Make Hand-Made Victorian-Style Ceiling Medallions Using Texture Compound And Comb Tools
A Hand-Made Textured Floral Ceiling Medallion
Heavy Plaster Medallions Are Best Suited For The Professional To Fix
Plaster-cast medallions for enhancing plain ceilings are attractive to the eye, once installed.
Plaster medallions can be awkward for most DIY enthusiasts to hang. Often heavy, due to the Plaster of Paris compound. Each medallion needs to be adhered correctly so it does not fall. Further requirements are to remove the light fitting prior to fixing so the job may be best suited for the professional to carry out.
There is an alternative method allowing anyone with a bit of DIY interest and knowledge to beautify their ceilings at home by creating hand-made textured features around the center light fitting.
Hand made comb textures add an attractive and bold, 3D feature around any ceiling center light fitting, are fun to create and also helps the user to implement texturing comb tools in the correct way.
Alternative Method to Add Effects to Beautify Plain Ceilings
The use of texture material plus a set of 3 or 6 texturing comb tools allow the DIY enthusiast to attempt an array of creative Floral, Victorian center rose effects and patterns. Plus the practitioner has the added satisfaction of doing it themself.
This article will guide you in the process of texturing effects around the center light fitting.
I have included pictures of floral designs, plus a short video showing the samples and the texturing comb tools used to make each patterned medallion.
Texturing (texture material / compound, is similar to plaster, but is not plaster) and sometimes called ‘mudding’ in the US and Canada, is known as Artexing in the UK.
Please check availability of materials in your location before you attempt any of these creative texture effects.
A Clean Cut Floral Hand-Made Textured Ceiling Medallion
Materials and Tools to Make Textured Ceiling Medallions
As with any DIY task around the home or work place, gather everything you require prior to starting your project or upgrade. For making textured ceiling medallions you will need:
- A bag of texture powder (or ready-mixed compound)
- A set of (3 or 6) texturing comb tools
- A plain old ceiling
- Sealer or Primer (to diminish porosity so the texture does not dry too quickly whilst you are creating patterns around the centre light fitting of the ceiling)
- A means to reach the ceiling
- A bucket for mixing texture powder
- A tool for mixing texture powder
- A means to apply the mixed texture to the ceiling (roller, brush or trowel)
- A scraper
- A paint brush or sponge for cleaning and blending in
- A dust-sheet for collecting any mess.
- Clean, cold water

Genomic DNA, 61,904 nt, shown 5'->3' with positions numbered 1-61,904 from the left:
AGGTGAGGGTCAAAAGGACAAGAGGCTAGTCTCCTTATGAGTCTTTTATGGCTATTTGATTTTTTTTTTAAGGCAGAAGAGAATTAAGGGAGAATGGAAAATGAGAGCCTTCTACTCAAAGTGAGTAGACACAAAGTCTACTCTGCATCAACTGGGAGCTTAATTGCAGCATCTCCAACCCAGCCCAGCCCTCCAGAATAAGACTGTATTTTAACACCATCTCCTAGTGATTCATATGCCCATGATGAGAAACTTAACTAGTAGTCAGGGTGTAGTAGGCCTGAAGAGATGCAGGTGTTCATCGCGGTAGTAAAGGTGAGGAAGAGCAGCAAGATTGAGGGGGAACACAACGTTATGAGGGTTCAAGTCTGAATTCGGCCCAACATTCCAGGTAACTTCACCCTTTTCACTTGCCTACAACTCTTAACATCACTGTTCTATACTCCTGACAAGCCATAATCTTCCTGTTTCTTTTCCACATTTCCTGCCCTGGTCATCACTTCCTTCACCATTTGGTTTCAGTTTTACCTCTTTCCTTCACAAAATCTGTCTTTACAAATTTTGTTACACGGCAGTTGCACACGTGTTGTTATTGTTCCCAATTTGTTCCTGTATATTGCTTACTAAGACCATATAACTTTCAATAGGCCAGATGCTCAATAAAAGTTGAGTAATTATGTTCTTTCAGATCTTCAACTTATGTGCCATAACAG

Combination of Texture Comb Tools (Rose - Standard) Makes This Medallion
The Importance of a Solid Foundation
This article is broken down into steps. If you already know about a certain aspect I write about here, just scroll down the page and click on the appropriate title for more information.
Back to the ceiling you are about to enhance.
A solid foundation is paramount, prior to building on.
We are talking about interior ceilings and walls.
Texturing over an unstable surface does not really make an unstable, flaking ceiling or wall, solid afterwards.
The surface background has to be secure first and foremost, paint / plaster flaking free, and possibly no structural movement present either.
Set a solid foundation (ceiling / wall) ready for the next step to creating a hand-made floral ceiling medallion.
Floral Victorian Medallion Using a Set of Standard Comb Tools
Making Textured Ceiling Medallions - The Importance of Primer / Sealer
I often receive concerns regarding texture, once applied to the ceiling or wall, starts drying too quickly, preventing the practitioner from carrying out patterning whilst using comb tools.
Around the center light fitting, if your ceiling is not already shiny, or has a sheen, you must use primer or sealer (use in accordance with ‘porous surfaces’ stated on the packaging) and paint on the solution about a twelve inch perimeter around the entire light fitting you intend to texture around. Then leave it to dry completely prior to texturing.
For example, available in the UK is a popular sealer / primer often called PVA. There are many other quality sealers or primers specifically designed to diminish porosity prior to working on or decorating an interior surface.
Some primers or sealers (PVA for example) often has important benefits such as enabling one material to bond to another material, or surface, also. Do take time to study the benefits of the solution you choose so you know if it is right for your job.